• Yesterday, I took Caroline to get some new clothes (since most of the clothes I had brought to China were too small) and shoes. Another funny note, the reason the clothes were all too small was because the measurements emailed to us a few weeks prior to our departure were incorrect. Her weight had been rounded down by 8 lbs! I laughed when I realized what had happened because isn't that a typical female thing to do?? I mean, honestly, who of you has your ACTUAL weight on your driver's license? I am pretty sure mine is from high school.
  • And one more update from our first 2 days home....Caroline woke up at 5 am yesterday. She waited until 6:20 to wake us up. But in the time before that, she had made her bed, made Grace's bed (Grace ended up in our bed during the night), cleaned the den, and had breakfast.
I have more to update, but this post is long enough. I guess I need to keep the posts more frequent to avoid hour-long reads. And I know if I don't get these updates on "paper," there's no way I'll remember the details even a month from now.

Thanks for all the reminders that tweens are moody and emotional even when they aren't adopted. That definitely helped me realize that she wasn't reacting to us personally and we aren't necessarily doing anything wrong. But I still covet your prayers as we transition. I will write more tomorrow about yesterday and today's emotions, challenges, and progress.

Hope you're having a restful Sunday!

Much love,


Sweet Home Alabama

After 28 hours of traveling, we finally arrived at the Birmingham airport at 11:20 pm. It was a challenging journey given that I only slept one hour total during our travel, and we were so frustrated when we got skipped over in customs at the Chicago airport which led us to miss our connecting flight home. Then our re-booked flight was over an hour delayed in departure. Thankfully, the kids did pretty well. But I could tell that Caroline wasn't sure about this whole America thing. This is how the kids looked on our last flight home...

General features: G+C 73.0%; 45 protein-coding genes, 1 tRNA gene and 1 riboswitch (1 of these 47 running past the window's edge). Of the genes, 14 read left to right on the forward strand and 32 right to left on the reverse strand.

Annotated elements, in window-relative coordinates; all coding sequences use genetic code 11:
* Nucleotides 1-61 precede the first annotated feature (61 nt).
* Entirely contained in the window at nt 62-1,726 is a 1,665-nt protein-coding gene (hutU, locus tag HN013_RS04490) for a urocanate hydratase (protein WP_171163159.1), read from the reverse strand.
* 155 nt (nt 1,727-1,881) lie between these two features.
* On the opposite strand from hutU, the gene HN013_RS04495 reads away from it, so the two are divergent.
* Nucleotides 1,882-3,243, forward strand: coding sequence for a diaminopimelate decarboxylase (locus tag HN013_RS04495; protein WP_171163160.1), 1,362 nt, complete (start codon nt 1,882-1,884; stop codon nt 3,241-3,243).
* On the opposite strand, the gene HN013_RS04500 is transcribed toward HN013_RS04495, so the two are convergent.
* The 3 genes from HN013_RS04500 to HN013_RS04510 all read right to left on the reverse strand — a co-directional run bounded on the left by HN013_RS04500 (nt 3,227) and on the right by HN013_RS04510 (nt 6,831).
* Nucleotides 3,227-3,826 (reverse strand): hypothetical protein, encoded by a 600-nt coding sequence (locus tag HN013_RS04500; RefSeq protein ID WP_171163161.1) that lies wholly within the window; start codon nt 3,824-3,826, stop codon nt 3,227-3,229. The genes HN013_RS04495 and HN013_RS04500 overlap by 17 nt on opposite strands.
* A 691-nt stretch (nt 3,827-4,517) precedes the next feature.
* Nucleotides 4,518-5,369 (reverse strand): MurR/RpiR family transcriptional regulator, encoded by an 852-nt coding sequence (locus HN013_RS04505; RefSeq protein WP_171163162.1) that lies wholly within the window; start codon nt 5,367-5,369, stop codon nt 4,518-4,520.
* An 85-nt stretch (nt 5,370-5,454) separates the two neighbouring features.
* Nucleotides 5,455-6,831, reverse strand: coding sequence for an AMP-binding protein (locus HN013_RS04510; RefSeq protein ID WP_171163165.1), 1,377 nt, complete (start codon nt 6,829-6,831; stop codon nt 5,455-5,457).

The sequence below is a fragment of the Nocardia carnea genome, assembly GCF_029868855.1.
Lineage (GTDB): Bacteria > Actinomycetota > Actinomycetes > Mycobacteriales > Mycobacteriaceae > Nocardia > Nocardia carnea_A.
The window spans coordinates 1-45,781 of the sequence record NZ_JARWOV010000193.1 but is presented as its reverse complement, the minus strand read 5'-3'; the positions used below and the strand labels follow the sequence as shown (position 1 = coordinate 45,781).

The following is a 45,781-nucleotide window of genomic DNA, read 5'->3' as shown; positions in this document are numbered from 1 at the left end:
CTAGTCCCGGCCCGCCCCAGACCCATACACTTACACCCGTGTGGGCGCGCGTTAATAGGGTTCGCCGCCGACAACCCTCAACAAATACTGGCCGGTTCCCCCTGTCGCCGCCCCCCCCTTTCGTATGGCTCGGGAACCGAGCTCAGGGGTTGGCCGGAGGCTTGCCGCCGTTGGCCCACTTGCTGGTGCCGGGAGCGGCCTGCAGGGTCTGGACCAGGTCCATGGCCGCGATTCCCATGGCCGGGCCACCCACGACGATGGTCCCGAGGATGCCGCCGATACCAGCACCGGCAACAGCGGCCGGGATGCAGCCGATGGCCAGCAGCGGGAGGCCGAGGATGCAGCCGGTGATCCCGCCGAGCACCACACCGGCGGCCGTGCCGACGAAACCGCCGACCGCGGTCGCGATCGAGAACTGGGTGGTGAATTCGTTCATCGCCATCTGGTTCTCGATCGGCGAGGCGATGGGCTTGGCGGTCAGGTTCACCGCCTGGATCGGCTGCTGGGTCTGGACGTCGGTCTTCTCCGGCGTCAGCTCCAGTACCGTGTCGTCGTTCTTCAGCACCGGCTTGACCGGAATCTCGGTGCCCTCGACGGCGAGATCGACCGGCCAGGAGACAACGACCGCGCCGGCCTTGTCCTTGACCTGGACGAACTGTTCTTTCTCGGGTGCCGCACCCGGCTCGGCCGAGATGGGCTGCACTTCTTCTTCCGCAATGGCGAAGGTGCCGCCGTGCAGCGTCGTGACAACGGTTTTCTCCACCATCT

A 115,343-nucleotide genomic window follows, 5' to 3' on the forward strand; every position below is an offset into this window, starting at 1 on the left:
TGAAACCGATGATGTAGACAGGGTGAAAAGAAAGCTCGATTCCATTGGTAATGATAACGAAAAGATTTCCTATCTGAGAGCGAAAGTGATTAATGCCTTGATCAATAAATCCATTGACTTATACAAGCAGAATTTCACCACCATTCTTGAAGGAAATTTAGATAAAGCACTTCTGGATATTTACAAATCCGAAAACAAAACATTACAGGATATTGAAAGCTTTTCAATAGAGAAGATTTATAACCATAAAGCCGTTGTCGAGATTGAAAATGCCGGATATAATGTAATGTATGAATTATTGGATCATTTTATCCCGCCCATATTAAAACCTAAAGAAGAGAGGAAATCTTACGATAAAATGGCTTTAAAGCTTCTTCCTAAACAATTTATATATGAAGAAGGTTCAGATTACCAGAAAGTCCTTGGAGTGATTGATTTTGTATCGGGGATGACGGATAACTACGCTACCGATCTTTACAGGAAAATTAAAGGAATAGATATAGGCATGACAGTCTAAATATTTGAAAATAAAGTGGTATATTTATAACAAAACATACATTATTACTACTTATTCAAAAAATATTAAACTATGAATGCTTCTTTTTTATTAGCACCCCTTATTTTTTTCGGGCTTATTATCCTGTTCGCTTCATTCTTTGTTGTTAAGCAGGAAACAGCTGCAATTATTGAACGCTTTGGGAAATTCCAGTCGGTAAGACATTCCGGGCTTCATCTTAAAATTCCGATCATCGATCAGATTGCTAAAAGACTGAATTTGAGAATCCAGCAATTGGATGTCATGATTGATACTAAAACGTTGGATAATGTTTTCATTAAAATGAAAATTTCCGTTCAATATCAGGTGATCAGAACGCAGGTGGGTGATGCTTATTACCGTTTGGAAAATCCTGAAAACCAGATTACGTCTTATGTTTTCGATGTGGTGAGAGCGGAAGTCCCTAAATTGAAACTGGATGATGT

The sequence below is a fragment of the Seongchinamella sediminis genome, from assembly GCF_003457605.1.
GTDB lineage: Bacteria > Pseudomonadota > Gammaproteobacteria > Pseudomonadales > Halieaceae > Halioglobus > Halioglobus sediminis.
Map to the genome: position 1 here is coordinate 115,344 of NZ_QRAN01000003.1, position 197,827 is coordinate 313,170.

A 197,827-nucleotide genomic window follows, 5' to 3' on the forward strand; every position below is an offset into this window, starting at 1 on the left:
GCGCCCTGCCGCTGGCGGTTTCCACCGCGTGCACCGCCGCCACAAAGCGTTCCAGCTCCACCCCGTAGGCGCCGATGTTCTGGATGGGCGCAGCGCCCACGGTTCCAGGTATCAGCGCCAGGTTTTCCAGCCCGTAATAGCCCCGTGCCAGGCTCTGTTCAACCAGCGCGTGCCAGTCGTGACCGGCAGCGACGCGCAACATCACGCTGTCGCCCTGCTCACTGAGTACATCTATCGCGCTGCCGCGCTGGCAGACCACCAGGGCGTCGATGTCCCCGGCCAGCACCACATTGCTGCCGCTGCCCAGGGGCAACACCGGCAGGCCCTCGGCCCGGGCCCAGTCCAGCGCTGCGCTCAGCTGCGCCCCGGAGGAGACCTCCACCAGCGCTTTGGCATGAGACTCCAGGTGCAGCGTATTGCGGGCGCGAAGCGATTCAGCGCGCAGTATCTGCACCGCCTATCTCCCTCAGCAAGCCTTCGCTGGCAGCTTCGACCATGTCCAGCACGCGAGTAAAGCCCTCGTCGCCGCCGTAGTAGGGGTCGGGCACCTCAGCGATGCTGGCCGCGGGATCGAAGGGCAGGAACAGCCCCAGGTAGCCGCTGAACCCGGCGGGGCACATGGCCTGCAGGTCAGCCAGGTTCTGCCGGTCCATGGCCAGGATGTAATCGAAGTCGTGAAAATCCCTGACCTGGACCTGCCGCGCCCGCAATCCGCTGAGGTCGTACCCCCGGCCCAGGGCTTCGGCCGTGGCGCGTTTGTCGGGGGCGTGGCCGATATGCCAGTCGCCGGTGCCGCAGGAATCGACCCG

Carter would tell everyone he saw that we were going home to Alabama. When we were just 30 minutes into our van ride from Guangzhou to Hong Kong, he asked, "Are we on the other side of the world yet?"

The long flight went pretty well. Grace and Caroline had a few clashes along the way, mainly because Grace is very hot and cold with her big sister. And Caroline finally told me on the translator, "I don't like her right now." I told her that I understood and was so glad she was honest with me. I also let her know that I appreciated how patient and persistent she had been in playing with Grace despite the little princess' diva attitude.

Carter, on the other hand, absolutely adores his big sister. When we got through customs and then reached the luggage recheck point and were told we didn't have time to make our flight, I was practically begging the airline employees to let us on whether our bags made it or not. Carter burst into tears, and we didn't know the reason until later when he explained that he thought the "police officers" weren't letting Caroline through. The poor boy thought his sister wouldn't be allowed to fly to Birmingham with us, and he said, "I want her to live with us!!" For ten minutes afterward, she carried him and he kept hugging her neck, looking at her face, and hugging her tightly some more. So sweet!

The moment finally arrived to greet family and friends who had headed to the airport very late to welcome home our new daughter!
Meeting her cousins, Tate, Alex, and Mary Katherine (my cousins' kids).
Mary Katherine has been so excited to meet Caroline! They will be in the same grade together.
Caroline and Scott's mom
Caroline and Scott's dad
Caroline immediately recognized my sister, Courtney (who goes by Aunt Coco)
With my family (minus Court's husband, Ivan)
With Scott's parents. Julie was there but I don't have any pictures with her in them...sneaky Aunt JuJu! :)
So thankful to be home with out any meltdowns from the kids! They were troopers.
Caroline and Aunt Coco

I will post more pics that other people are sending me. Thanks for all your prayers for our journey home. More updated info to come tomorrow when I've had enough sleep to create coherent sentences. :)